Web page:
Randy's Journal: Archives
Shape of the future
There's a great expression that applies very well to events this week: "The future is now."
Or better yet, the shape of the future is a beautiful, iconic airplane called the 747. With the fabulous endorsement from Lufthansa of the 747-8 Intercontinental, clearly passengers are going to be flying in this amazing machine for many years to come.
Lufthansa is the first airline to place an order for the 747-8 Intercontinental.
I, for one, never gave up on the 747. There was a time not too long ago when the media was writing the epitaph for the Queen of the Skies. Some have even been quoted this week as saying the 747 is on its "last legs." But does an airplane that has had 73 orders since its launch just over a year ago sound like it's on its last legs?
I'm reminded of what Joe Sutter told me earlier this year, when he pointed out that there have been lots of airplanes designed after the 747, but none have been able to fly faster or adapt better over the years. As Joe put it: "It's been able to absorb technology in every area - structure, aerodynamics, power plant, cockpit systems. It's just as modern as any airplane flying out there because Boeing has continued to invest in the product, and the basic product was right, so the investment pays off."
And the fact is, with the breakthrough engines from the 787 Dreamliner, an aerodynamically advanced wing with newly designed raked wingtips, an upgraded flight deck, and a longer passenger cabin that's completely redesigned based on the 787 interior, this is going to be a great airplane, and will be the most efficient large airplane out there, on a per seat basis.
A few words about the Lufthansa order. You couldn't ask for a better launch customer for the passenger model of the 747-8. Beginning in 2010, they'll take delivery of 20 747-8 Intercontinentals.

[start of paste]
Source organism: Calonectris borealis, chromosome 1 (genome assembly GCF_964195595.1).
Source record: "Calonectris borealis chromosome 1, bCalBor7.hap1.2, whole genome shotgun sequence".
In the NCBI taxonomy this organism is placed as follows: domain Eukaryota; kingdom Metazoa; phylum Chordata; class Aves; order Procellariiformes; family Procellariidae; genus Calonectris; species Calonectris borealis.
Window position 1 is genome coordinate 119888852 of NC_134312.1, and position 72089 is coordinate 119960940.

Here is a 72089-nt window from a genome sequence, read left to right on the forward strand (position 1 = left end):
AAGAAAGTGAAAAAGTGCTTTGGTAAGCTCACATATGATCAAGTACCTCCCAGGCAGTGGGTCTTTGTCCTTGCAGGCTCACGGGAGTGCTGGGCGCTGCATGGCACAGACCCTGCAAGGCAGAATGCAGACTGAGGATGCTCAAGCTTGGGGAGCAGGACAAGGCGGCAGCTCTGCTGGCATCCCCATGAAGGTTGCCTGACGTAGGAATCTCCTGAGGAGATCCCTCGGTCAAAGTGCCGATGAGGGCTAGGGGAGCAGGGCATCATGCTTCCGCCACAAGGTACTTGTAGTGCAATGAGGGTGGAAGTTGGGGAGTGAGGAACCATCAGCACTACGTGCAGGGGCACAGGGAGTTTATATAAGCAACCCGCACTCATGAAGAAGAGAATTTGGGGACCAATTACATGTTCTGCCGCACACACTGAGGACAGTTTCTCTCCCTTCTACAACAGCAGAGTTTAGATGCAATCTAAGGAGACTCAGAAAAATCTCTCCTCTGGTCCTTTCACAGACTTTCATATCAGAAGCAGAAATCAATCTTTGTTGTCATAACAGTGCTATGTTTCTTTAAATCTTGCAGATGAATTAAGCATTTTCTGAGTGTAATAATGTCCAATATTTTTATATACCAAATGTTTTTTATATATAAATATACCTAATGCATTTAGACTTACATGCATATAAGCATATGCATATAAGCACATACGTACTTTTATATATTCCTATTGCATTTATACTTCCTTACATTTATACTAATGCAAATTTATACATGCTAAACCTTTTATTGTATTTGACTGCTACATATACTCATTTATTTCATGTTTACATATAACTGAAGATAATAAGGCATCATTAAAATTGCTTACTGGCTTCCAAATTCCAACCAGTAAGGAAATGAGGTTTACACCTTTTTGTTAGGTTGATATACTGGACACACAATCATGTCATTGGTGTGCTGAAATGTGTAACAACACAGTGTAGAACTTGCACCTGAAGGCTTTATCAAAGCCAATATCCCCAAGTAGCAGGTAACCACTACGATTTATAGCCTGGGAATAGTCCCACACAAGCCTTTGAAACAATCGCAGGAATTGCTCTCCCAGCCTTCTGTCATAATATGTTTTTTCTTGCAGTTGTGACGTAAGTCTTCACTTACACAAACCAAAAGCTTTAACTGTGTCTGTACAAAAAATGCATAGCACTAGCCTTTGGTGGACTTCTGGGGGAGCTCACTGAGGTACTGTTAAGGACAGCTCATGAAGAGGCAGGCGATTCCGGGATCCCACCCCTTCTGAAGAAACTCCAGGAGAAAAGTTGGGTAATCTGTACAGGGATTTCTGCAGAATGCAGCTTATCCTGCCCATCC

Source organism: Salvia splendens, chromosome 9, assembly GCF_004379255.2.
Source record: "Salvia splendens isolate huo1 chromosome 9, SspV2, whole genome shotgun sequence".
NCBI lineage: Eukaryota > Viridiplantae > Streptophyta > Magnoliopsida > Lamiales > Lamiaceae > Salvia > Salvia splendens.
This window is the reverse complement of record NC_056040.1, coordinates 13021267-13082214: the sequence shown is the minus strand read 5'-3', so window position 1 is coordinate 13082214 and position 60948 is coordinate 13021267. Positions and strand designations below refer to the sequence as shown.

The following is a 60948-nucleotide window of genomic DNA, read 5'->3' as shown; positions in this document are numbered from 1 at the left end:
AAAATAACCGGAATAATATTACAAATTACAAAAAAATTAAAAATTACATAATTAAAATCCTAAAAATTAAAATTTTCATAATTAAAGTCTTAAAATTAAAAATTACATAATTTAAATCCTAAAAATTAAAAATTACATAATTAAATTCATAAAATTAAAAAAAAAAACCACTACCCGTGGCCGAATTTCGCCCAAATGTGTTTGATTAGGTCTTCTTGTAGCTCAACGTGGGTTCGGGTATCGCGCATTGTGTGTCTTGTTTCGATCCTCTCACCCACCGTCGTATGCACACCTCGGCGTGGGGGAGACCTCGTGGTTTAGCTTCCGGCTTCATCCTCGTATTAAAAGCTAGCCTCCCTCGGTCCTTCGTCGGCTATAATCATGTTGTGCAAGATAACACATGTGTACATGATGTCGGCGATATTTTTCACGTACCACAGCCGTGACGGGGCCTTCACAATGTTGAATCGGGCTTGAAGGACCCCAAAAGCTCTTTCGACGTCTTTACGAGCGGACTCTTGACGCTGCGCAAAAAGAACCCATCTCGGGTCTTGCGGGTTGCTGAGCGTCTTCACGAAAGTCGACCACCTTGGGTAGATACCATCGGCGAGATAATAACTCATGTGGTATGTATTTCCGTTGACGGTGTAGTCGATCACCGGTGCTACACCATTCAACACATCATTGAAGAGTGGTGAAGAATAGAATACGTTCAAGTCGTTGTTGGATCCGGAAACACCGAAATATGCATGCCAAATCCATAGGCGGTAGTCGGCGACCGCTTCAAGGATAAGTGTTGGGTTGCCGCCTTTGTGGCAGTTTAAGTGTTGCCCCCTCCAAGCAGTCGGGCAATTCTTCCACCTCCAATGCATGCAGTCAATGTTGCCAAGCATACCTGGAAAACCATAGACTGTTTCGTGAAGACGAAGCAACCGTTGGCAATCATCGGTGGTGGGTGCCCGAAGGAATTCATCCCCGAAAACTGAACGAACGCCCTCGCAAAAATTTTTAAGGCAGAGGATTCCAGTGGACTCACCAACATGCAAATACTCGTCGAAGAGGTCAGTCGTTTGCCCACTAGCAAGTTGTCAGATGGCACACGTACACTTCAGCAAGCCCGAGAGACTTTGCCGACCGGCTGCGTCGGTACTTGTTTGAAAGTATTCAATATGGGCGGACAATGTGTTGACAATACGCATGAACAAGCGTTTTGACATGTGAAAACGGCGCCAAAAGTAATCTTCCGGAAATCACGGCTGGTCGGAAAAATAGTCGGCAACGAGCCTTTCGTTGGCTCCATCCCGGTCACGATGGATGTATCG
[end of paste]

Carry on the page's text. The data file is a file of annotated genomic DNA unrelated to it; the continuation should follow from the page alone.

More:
The new 747-8 interior is on display at the Customer Experience Center in Renton. It incorporates 787 innovations such as curved, upswept architecture, bigger bins, and mood-lighting technology.
Not only will the new 747-8s mean further efficiency through fleet modernization and a reduction of fuel and operating costs, but as Lufthansa stated this week, the 747-8 is a sustainable investment in environmental efficiency.
The 747-8 features advanced technologies from the 787, including the breakthrough new GE-nx67 engines. These technologies allow the 747-8 to reduce fuel consumption and carbon dioxide emissions by 15% compared to the 747-400s it will replace. In addition, the -8 will generate 30% less noise than its predecessor, and meets the London QC2 airport noise level standards.
Lufthansa says its 747-8s will be configured to about 400 seats, and that the -8 "slots neatly capacity-wise between the A380 with around 550 seats and the A340-600 with around 300 seats."
This is exactly how we envisioned the 747-8 fitting with A380 operators. Other 747 operators who may not need an airplane as large as the A380 will see the -8 as a perfect airplane for the top of their fleet.
Our new 747-8 Website features some pretty cool flight videos and further details on the Shape of the Future. Click on the image to go directly to the site.
Remember, the 747-8 Intercontinental remains in the 400-500 seat market. It is not a direct competitor in the over-500-seat market, where the A380 is offered. We've been saying for some time that we've positioned the -8 in the traditional 747-size market and timed it correctly for the 747-400 replacement cycle. For those few operators that need a larger airplane, sure, the A380 may be a choice.
But clearly, Lufthansa's order validates the market for the 747-8 Intercontinental. The 747-8 program now has orders for 49 freighters and 24 Intercontinental airplanes (20 to Lufthansa, and four split between two unidentified customers) in just over a year.
Joe Sutter's vision truly became the shape of the future for millions of travelers around the world. And today we're proud to be partnered with Lufthansa to help shape the future, once again.